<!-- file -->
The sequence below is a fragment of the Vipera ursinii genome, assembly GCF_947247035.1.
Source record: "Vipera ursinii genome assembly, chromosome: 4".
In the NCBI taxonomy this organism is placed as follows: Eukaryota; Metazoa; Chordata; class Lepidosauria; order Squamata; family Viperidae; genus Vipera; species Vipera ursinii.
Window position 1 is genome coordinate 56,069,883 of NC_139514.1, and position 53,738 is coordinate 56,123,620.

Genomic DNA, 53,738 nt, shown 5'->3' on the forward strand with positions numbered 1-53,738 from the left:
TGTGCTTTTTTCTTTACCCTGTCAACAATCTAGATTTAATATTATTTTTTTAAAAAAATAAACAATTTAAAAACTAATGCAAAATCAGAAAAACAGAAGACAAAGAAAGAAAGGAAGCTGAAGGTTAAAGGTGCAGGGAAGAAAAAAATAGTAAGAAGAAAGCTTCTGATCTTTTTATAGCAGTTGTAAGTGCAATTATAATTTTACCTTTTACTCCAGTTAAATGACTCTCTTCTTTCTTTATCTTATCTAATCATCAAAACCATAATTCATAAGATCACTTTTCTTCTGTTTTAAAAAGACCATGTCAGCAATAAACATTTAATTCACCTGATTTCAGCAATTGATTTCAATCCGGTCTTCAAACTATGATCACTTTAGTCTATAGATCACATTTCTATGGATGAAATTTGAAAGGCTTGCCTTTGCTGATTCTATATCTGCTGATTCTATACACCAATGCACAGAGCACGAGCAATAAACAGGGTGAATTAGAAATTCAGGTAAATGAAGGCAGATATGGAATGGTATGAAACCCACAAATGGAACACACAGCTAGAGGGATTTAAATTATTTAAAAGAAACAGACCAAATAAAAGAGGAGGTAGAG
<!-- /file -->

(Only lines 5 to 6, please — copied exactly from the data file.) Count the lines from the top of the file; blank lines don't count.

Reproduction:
Genomic DNA, 53,738 nt, shown 5'->3' on the forward strand with positions numbered 1-53,738 from the left:
TGTGCTTTTTTCTTTACCCTGTCAACAATCTAGATTTAATATTATTTTTTTAAAAAAATAAACAATTTAAAAACTAATGCAAAATCAGAAAAACAGAAGACAAAGAAAGAAAGGAAGCTGAAGGTTAAAGGTGCAGGGAAGAAAAAAATAGTAAGAAGAAAGCTTCTGATCTTTTTATAGCAGTTGTAAGTGCAATTATAATTTTACCTTTTACTCCAGTTAAATGACTCTCTTCTTTCTTTATCTTATCTAATCATCAAAACCATAATTCATAAGATCACTTTTCTTCTGTTTTAAAAAGACCATGTCAGCAATAAACATTTAATTCACCTGATTTCAGCAATTGATTTCAATCCGGTCTTCAAACTATGATCACTTTAGTCTATAGATCACATTTCTATGGATGAAATTTGAAAGGCTTGCCTTTGCTGATTCTATATCTGCTGATTCTATACACCAATGCACAGAGCACGAGCAATAAACAGGGTGAATTAGAAATTCAGGTAAATGAAGGCAGATATGGAATGGTATGAAACCCACAAATGGAACACACAGCTAGAGGGATTTAAATTATTTAAAAGAAACAGACCAAATAAAAGAGGAGGTAGAG